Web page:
Sorting gaps in the boom chain were provided in a few strategic locations. Timber choppers stamped the ends of the logs before rolling them into the river. Each timber company had its own end mark stamped onto the log with a stamping hammer. Obliterating or altering a timber mark was a crime not tolerated by the other loggers and mill owners.

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Built over 125 years ago, the remains of some of the Androscoggin River boom piers can still be seen poking up out of the water. Photo by Marshall Hudson

With a plan in place, the late 1890s saw the start of construction on these boom islands. They were built during the coldest part of the winter when the river ice was thickest. Square wooden cribs made of rot-resistant hemlock beams were built on the frozen river. Huge rocks were dragged out on sleds by teams of horses and lifted into the crib framework with block and tackle. The loaded cribs were then sunk by cutting away the ice beneath them. More hemlock framing and more large rocks were continuously added until the crib settled on the river bottom, and the newly created island reached its desired height and shape. This process continued throughout the winter until the river started to thaw and the ice became too thin to support the work.

In 1906, 49 additional piers were added so that two drives could come down the river and through the sorting boom at the same time. Repairs and maintenance to the boom piers was an annual winter chore as ice flows, erosion, deterioration and accidents damaged the rocks and timbers. It took many winters to complete, but when finished, these islands stood like a row of traffic cones spaced a few hundred feet apart, stretching northward away from the Berlin mills.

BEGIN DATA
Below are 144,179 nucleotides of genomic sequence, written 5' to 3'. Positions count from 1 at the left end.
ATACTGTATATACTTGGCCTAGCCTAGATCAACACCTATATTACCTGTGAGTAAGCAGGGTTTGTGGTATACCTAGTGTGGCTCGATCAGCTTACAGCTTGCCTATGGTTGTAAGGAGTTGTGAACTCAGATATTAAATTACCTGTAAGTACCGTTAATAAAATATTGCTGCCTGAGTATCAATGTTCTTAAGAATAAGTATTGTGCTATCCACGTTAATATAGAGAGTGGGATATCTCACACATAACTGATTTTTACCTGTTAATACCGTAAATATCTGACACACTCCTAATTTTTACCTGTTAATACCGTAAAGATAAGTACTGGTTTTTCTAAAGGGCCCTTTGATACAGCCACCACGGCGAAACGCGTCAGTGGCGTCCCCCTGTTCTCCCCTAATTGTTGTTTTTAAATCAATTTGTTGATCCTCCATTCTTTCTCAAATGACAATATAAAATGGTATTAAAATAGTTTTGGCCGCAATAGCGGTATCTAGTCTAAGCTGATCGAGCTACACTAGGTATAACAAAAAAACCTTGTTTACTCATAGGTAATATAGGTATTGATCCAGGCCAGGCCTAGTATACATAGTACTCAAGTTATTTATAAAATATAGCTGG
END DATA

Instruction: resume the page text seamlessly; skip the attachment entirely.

The smaller mills went out of business or were absorbed by the larger companies, and in 1917, the Berlin Mills Company became the Brown Company. Only the Brown Company and International Paper Mill were still using the boom islands to separate their wood in 1930 when the IP Mill closed its doors. The Brown Company continued to use these piers to hold and sort their wood from 1930 to 1964, but by the early 1960s, the economics of spring log drives floating wood down the river to mill shifted. Bigger trucks and better roads made truck transport more economical, safer and less seasonally restricted.

In November of 1964, the last of the logs were brought down the Androscoggin, meaning log drivers and boom islands were no longer needed. The boom islands were left to the elements, and without maintenance many of the hemlock frames rotted away. The rock centers remained sticking up above the water.  On some, enough dirt and organic matter has accumulated to allow scrawny trees to grow giving these rocky outposts the appearance of a natural island, almost.

The days of the log drive down the river are now lost forever and are not likely to be seen again, but these old boom islands serve as a solid reminder of New Hampshire’s logging history and are a historical icon for traveling tourists to go see. The men that built these boom islands over 125 years ago did their work well, as the islands are still standing despite the toll taken by time and nature. Those men must have been tougher than I am. I wouldn’t want to be out on a frozen river in the dead of winter with a team of horses hauling boulders to dump into a hole the ice. Not exactly a work-from-home occupation.